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What are the Reasons to pursue a Degree in Risk Management and Insurance?

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The Risk Management and Insurance (RMI) major explores the identification of potential exposures to loss, measurement, and analysis of those loss exposures, methods for handling those loss exposures (methods in addition to insurance), the implementation of the risk management plan and the review and analysis of the risk management process. RMI also explores financial planning which involves identifying personal financial objectives and developing financial plans to meet those financial objectives.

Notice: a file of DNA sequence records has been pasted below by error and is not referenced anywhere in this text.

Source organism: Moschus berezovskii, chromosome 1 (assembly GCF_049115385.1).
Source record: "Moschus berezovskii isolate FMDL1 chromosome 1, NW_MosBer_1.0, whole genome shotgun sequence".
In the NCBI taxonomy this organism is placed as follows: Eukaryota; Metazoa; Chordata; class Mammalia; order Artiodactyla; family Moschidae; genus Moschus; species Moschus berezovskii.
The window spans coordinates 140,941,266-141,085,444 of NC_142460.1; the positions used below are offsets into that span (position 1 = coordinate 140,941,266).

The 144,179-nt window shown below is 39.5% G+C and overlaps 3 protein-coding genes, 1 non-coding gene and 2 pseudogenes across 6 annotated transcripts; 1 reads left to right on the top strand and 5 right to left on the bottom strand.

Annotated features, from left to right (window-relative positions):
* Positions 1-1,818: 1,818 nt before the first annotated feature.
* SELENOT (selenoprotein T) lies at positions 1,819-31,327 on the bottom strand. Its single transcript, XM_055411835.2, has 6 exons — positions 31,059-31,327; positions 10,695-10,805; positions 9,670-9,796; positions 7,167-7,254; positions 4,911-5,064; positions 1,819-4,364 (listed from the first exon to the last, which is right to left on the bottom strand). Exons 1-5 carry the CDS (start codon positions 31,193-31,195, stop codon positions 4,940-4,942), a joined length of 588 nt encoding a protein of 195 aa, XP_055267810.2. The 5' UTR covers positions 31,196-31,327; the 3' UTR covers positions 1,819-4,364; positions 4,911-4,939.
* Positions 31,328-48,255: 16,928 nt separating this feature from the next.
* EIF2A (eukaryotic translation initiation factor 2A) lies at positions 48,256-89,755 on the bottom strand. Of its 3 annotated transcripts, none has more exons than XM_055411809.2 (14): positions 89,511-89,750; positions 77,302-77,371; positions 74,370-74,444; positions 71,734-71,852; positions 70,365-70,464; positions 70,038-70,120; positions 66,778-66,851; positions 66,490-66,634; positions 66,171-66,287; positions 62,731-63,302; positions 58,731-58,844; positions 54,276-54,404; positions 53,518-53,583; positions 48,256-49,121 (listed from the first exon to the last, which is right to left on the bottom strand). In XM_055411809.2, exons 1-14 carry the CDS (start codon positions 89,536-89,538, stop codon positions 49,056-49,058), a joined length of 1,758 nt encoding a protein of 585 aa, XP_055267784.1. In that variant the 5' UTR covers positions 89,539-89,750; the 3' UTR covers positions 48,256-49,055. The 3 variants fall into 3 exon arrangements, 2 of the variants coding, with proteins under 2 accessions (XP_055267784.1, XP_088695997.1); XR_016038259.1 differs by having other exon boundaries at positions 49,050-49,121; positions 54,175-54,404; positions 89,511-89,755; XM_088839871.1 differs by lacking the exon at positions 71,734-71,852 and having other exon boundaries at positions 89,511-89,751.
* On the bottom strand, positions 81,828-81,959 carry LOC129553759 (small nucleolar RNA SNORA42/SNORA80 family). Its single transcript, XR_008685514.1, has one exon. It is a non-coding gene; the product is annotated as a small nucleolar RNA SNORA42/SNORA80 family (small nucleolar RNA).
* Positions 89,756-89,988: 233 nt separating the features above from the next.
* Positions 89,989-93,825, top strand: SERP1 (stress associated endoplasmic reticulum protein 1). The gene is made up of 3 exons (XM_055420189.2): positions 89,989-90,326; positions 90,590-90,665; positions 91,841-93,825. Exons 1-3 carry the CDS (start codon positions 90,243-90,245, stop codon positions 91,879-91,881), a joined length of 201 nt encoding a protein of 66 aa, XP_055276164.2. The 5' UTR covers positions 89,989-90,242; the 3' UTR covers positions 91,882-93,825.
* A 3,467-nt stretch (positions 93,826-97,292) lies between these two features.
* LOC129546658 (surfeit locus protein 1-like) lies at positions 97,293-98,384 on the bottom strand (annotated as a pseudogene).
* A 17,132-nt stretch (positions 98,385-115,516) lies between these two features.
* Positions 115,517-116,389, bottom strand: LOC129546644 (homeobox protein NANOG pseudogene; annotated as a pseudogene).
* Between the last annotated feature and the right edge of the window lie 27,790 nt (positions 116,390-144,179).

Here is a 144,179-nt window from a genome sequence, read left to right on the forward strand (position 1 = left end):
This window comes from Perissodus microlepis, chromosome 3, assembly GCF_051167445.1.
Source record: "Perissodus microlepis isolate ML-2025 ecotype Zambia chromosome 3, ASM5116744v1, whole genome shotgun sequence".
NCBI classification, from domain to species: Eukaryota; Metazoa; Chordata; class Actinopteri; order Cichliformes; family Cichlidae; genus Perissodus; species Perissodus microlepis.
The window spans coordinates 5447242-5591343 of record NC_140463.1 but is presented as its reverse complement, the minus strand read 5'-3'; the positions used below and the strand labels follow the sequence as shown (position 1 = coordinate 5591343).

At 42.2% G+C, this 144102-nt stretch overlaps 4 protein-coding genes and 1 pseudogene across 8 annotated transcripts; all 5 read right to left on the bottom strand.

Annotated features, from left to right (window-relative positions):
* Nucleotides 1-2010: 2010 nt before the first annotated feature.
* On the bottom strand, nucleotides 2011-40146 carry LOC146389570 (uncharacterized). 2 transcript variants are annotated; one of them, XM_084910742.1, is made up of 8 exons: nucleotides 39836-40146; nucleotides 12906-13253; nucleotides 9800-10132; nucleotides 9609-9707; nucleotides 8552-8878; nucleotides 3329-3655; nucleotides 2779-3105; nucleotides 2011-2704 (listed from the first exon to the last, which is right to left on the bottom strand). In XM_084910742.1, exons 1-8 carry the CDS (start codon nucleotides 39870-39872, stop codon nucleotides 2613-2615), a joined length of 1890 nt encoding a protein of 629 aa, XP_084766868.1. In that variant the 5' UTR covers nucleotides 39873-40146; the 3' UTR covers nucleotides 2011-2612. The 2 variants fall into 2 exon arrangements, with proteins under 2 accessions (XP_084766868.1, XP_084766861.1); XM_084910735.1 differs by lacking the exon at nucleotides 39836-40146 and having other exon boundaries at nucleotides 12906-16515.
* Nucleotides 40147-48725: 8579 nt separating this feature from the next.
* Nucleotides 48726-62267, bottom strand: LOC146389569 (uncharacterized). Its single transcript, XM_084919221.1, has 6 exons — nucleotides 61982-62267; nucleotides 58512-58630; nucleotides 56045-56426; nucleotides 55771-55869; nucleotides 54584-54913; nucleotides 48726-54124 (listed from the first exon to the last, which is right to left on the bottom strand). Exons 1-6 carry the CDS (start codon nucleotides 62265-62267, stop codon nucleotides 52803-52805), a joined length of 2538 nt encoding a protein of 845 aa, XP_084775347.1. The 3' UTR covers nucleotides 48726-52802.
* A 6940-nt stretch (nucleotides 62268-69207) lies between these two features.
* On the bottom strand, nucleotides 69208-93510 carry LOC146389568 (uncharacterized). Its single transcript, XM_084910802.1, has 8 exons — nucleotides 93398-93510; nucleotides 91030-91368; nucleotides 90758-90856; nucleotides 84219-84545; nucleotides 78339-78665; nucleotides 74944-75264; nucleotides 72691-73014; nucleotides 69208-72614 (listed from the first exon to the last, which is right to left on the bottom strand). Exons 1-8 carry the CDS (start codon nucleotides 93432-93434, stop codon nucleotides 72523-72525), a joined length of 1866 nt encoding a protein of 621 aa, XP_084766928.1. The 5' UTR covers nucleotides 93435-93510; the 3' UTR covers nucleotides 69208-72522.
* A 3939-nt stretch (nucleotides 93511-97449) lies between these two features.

1. Careers

Risk Manager:  Risk management personnel may work with insurance, securities, investments, and other financial vehicles.

Risk Specialist: This job has many of the same duties as a risk manager but usually specializes in a specific area of risk management, such as real estate risk management or healthcare risk management.

Actuary:  An actuary is a statistician specifically trained in risk management. Job duties may include analyzing data to quantify risk. More than 60 percent of actuaries work for insurance companies.

2. Job Satisfaction

According to Property/Casualty 360, more than 90 percent of insurance professionals between 19 and 35 years of age say that insurance careers meet important criteria essential for job satisfaction, including work/life balance, career development opportunities, and financial stability.

3. Growth Prospects